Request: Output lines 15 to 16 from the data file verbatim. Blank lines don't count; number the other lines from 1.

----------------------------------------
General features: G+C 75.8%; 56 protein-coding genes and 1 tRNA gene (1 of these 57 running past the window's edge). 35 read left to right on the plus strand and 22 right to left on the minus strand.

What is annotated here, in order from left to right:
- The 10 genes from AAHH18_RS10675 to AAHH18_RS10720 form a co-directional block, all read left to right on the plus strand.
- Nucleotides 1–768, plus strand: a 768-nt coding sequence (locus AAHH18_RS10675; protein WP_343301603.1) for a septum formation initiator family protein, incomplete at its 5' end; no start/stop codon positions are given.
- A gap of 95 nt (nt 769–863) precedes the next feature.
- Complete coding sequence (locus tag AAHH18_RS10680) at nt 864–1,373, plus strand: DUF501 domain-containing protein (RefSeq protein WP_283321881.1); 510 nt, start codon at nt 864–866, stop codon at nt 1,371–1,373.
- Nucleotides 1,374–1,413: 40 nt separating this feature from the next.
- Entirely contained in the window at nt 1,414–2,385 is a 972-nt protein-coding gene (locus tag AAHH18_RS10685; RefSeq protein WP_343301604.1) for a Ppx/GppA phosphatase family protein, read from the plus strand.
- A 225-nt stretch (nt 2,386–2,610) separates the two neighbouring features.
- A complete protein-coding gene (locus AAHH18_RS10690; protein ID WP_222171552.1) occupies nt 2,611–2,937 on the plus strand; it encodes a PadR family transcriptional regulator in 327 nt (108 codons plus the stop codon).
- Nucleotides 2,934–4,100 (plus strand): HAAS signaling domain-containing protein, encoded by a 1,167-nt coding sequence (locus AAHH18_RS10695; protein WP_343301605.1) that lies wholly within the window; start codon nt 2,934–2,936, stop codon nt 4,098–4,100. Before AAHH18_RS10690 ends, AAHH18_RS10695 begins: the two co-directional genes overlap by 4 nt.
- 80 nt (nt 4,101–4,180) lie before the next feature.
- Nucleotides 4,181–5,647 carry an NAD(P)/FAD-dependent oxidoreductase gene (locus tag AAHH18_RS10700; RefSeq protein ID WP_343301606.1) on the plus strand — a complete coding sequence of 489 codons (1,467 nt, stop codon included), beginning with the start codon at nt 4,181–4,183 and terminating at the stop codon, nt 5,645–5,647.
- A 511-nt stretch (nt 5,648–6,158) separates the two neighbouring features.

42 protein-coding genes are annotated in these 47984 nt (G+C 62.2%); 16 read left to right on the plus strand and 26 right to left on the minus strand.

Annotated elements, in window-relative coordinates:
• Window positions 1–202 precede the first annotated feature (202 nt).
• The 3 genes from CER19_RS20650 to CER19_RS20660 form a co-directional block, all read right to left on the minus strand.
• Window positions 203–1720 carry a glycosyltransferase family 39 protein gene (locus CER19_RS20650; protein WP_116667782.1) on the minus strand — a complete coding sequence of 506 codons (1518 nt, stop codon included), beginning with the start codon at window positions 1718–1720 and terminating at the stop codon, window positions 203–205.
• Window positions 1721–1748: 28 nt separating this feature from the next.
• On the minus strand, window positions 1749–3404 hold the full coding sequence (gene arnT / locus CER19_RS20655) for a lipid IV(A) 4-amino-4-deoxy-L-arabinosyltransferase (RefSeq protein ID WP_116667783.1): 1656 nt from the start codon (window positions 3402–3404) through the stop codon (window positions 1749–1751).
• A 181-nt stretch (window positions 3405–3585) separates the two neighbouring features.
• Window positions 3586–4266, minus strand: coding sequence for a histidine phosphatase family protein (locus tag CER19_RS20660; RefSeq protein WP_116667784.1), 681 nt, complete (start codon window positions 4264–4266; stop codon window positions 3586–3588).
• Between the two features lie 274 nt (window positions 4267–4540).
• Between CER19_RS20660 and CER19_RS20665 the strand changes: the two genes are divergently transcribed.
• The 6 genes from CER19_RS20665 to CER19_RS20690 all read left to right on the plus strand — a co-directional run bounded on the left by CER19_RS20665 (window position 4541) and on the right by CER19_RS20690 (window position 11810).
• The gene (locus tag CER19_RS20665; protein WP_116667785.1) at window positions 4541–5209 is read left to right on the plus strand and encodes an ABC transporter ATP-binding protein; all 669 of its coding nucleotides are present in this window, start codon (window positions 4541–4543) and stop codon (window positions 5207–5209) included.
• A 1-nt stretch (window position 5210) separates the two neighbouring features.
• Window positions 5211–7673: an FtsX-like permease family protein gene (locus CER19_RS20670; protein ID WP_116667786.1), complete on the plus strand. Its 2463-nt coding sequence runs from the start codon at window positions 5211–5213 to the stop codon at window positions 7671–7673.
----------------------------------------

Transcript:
42 protein-coding genes are annotated in these 47984 nt (G+C 62.2%); 16 read left to right on the plus strand and 26 right to left on the minus strand.

Annotated elements, in window-relative coordinates: